How to discipline an autistic child

Whenever a kid misbehaves, one of the most common disciplines is giving him a kind of physical punishment. However, you will need another approach on how to discipline an autistic child effectively. This is because they are different from other kids.

So, you can’t apply conventional discipline techniques to teach an autistic child. Depending on where he sits on the autism spectrum, he will have difficulty understanding the outcomes of his behaviors.

But that doesn’t mean you don’t implement any discipline. Many believe that gentle, consistent disciplines are great strategies to teach your autistic kid control his emotions and actions.

Educate yourself with your autistic kid’s needs

It is always essential to have a good understanding of your autistic child’s symptoms and behaviors. Different kids will have different signs, depending on which spectrum they sit on. Therefore, make sure you have a knowledge of autism to have the right expectations and discipline techniques. For example, an 8-year-old autistic kid can act like a 3-year-old one due to difficulty in language or social interaction.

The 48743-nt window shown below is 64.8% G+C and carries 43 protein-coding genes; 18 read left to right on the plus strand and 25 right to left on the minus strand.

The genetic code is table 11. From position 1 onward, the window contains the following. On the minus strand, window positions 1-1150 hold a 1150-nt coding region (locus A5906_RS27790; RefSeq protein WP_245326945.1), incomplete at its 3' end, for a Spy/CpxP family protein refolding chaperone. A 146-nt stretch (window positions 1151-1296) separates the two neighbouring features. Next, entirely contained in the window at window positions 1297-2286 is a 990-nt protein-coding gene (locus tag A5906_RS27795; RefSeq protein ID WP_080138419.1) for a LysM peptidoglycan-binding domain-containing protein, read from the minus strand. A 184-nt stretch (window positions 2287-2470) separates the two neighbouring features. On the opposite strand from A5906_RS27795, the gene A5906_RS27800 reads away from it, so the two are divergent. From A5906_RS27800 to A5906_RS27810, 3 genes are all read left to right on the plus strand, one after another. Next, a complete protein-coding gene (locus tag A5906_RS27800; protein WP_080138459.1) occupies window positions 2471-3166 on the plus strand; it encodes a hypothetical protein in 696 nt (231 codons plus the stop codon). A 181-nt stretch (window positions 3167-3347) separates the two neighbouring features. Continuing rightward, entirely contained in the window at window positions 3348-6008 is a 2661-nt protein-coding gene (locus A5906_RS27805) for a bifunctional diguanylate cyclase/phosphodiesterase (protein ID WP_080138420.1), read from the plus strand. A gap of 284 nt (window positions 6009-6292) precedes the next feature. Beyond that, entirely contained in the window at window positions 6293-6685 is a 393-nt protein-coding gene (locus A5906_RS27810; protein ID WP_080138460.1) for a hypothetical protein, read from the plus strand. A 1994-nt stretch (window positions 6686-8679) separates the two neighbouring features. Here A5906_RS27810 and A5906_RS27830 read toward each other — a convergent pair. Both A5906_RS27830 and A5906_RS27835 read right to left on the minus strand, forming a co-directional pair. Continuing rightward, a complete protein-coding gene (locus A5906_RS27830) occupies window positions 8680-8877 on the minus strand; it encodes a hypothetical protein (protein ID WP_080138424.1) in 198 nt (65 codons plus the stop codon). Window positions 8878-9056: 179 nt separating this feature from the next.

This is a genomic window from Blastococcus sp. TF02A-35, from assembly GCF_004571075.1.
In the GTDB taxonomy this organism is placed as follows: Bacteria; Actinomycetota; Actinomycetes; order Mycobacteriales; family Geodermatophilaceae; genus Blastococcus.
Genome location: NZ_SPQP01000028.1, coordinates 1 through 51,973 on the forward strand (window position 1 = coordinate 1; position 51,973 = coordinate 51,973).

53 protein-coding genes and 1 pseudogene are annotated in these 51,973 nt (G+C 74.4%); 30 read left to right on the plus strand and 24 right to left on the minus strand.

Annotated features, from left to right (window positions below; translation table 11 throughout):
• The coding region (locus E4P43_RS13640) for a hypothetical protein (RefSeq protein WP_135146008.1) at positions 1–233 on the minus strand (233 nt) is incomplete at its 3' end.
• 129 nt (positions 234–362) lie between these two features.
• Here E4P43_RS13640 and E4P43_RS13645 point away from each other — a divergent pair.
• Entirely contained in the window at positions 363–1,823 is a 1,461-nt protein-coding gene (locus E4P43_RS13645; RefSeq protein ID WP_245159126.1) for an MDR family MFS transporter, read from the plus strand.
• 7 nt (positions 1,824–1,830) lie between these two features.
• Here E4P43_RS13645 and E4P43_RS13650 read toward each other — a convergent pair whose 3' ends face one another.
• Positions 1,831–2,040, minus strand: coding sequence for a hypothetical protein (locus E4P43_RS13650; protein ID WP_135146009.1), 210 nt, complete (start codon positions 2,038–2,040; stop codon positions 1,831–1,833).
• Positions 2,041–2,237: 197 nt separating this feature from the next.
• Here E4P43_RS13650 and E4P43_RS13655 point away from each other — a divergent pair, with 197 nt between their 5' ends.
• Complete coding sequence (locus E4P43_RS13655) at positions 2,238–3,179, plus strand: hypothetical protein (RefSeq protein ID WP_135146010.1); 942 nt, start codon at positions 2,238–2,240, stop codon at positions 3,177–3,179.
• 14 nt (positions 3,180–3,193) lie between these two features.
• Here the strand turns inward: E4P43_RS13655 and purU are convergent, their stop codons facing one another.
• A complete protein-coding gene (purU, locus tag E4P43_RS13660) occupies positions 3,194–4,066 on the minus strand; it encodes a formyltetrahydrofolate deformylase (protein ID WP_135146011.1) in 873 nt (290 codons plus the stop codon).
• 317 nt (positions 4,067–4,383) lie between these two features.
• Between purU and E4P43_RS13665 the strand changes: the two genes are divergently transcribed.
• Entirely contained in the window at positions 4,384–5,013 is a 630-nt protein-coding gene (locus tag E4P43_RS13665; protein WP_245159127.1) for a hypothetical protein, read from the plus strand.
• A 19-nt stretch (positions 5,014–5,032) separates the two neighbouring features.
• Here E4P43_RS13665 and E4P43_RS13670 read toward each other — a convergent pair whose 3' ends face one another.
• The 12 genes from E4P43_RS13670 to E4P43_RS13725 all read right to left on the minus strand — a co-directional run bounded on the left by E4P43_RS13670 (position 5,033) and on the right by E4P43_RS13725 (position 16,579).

There are various approaches to learn about autism. For instance, you can join online support groups for families of autistic kids. You can also exchange views on this issue with other parents of children with ASD at your kid’s school. This way, you can have a deep understanding of what is considered typical behaviors for a child with autism.

Always put safety first

As you may know that an autistic child can exhibit misbehaves. Under certain circumstances, they might behave aggressively to themselves. In such situations, it’s best to take your kid out of the condition, especially when it is risky for them or other kids nearby, in terms of physically and emotionally.

Be consistent with the discipline techniques